As a perfectionist and a tough self-critic, the concept of an inner child has helped get me through many rough patches. I have spent a lot of times in my life struggling with emotional issues.  Self-hatred, depression, and anxiety were no strangers to me.  Then my mentor introduced me to the concept of the inner child.  She told us to put a picture of ourselves as children in our journal or by the mirror as a reminder to approach ourselves with love.  This had such a powerful effect on me.

Children embody innocence and purity, which is why it's so easy to love, support, and protect them.  We deserve that same level of love, support, and protection throughout our lives and it's our duty to show that to ourselves so that others can reflect it back to us.  We set the stage for how we're treated, so it's important to be a good example.

It's easy to go to bat for a child, to help them, and to nurture them.  This gets hard to do as we get older, but it shouldn't.  If we all viewed ourselves and others has the child they/we once were, we would act completely different toward ourselves and others.  There would be more love, patience, kindness, support, forgiveness, empathy, etc.

The concept of the inner child also helped me approach my struggles with objectivity.  Often times, we can easily dole out advice to anyone but ourselves.  Our self-criticism, judgement, fears, and doubts stop us from being objective.  We get lost in our own heads and a great tool for this is to imagine yourself as someone else or as a child coming to you with the same struggles.  Write down what you would say to them and then read it to yourself.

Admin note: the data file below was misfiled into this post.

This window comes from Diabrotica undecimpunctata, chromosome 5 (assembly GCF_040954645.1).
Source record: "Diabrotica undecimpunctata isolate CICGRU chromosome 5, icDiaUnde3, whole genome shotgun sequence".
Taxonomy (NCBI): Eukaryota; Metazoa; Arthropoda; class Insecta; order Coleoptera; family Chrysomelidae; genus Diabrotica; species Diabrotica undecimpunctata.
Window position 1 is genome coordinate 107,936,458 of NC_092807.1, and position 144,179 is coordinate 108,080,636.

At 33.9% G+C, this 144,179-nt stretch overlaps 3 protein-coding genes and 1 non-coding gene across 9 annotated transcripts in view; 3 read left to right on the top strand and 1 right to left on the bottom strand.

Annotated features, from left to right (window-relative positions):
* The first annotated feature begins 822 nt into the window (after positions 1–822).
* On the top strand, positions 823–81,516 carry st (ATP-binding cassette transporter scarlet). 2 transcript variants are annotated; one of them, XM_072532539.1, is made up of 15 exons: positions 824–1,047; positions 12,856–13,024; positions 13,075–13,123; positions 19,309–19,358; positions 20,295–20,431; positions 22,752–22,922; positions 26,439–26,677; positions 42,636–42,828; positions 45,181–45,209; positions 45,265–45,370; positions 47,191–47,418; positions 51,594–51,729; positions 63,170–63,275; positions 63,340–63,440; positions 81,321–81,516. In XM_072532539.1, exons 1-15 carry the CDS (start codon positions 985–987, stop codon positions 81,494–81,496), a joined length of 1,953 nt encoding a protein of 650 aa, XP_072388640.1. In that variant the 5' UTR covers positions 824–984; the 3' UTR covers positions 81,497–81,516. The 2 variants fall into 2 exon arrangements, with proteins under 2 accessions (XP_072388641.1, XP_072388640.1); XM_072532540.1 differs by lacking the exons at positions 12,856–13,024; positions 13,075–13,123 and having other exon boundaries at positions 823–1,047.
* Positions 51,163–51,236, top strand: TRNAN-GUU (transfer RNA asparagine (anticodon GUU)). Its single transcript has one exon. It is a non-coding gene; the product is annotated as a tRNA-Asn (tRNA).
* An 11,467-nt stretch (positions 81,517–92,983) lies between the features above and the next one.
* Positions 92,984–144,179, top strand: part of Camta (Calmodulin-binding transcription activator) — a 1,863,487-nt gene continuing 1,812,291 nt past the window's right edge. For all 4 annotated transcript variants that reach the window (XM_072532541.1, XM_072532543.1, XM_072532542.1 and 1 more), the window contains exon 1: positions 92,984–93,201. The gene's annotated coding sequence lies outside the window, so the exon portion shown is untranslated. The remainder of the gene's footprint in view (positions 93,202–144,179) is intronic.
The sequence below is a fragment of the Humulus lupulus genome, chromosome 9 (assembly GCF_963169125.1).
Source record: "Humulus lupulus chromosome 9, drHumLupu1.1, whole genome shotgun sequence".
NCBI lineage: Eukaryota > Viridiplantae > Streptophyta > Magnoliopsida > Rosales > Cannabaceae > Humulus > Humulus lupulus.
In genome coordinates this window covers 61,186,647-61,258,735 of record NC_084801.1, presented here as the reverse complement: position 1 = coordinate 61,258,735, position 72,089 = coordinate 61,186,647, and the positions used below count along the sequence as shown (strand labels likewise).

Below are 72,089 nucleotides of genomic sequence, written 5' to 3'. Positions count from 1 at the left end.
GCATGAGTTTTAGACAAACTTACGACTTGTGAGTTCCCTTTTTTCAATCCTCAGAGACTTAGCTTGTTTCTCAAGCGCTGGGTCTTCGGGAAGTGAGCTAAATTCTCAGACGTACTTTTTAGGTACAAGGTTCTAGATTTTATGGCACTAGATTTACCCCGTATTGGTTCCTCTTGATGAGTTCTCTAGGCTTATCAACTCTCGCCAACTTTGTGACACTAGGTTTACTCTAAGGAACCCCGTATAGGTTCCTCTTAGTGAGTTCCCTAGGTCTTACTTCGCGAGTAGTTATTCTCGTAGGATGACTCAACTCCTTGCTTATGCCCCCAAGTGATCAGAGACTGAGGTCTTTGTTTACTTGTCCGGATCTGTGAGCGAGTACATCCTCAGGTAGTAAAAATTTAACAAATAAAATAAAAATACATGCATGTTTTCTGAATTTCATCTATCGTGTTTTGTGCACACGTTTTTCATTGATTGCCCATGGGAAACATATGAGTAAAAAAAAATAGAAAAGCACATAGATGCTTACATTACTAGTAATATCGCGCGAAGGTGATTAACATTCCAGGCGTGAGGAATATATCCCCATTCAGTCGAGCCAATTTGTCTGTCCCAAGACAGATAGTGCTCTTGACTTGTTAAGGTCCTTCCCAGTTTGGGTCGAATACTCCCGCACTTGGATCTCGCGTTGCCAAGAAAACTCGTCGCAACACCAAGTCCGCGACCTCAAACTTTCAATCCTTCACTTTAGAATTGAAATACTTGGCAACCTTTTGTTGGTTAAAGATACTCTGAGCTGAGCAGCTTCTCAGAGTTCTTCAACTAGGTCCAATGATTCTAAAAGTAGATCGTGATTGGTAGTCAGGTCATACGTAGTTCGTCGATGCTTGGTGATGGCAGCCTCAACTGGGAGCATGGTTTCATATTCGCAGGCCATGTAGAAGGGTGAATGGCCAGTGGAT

The beauty of using the image of a child is that it simplifies things.  Children need love, support, and attention.  As we grow older, we still need the same things, but we've adjusted to not receiving them as often.  Anytime I was struggling I imagined a child and instantly my thinking would shift to a more loving space.  The level of judgment, criticism, anger, and disappointment I felt toward myself wouldn't survive when met with a child.  Thinking of myself as a cute, innocent child helped me find a way to love myself, especially the parts I deemed unloveable.

I'm a huge advocate for journaling, especially for anyone having a hard time.  Writing to my inner child (i.e. "Dear Little Angie...") has been one of the most powerful tools I've used to heal and let go.  I used to have a lot of body image issues and was really hard on myself for the foods I ate and how much or little I worked out.  After learning about the inner child concept I wrote a letter imagining what I would say to a child struggling with the same negative thoughts.  Instantly my heart filled with so much love, empathy, and sadness for this pure, beautiful child who couldn't see the light and beauty in her own reflection.

I poured love onto multiple pages describing that beauty isn't measured by pounds, inches, or calorie intake but is a reflection of someone's confidence, self-love, and their pure essence.  I then read this letter back to myself and felt the truth in these words and, after many tears and some self-pity, I was changed forever.  I saw and treated myself differently and witnessed the world do the same.  It's amazing to watch how approaching life in a different way changes the way you are seen, received, and treated by others.

Go dig out some old pics, say hi to little you, and never forget that we were all once completely pure, innocent, beautiful children. It's a little silly, but give it a go.  Make peace with yourself, soak up some love, and experience some profound positive change.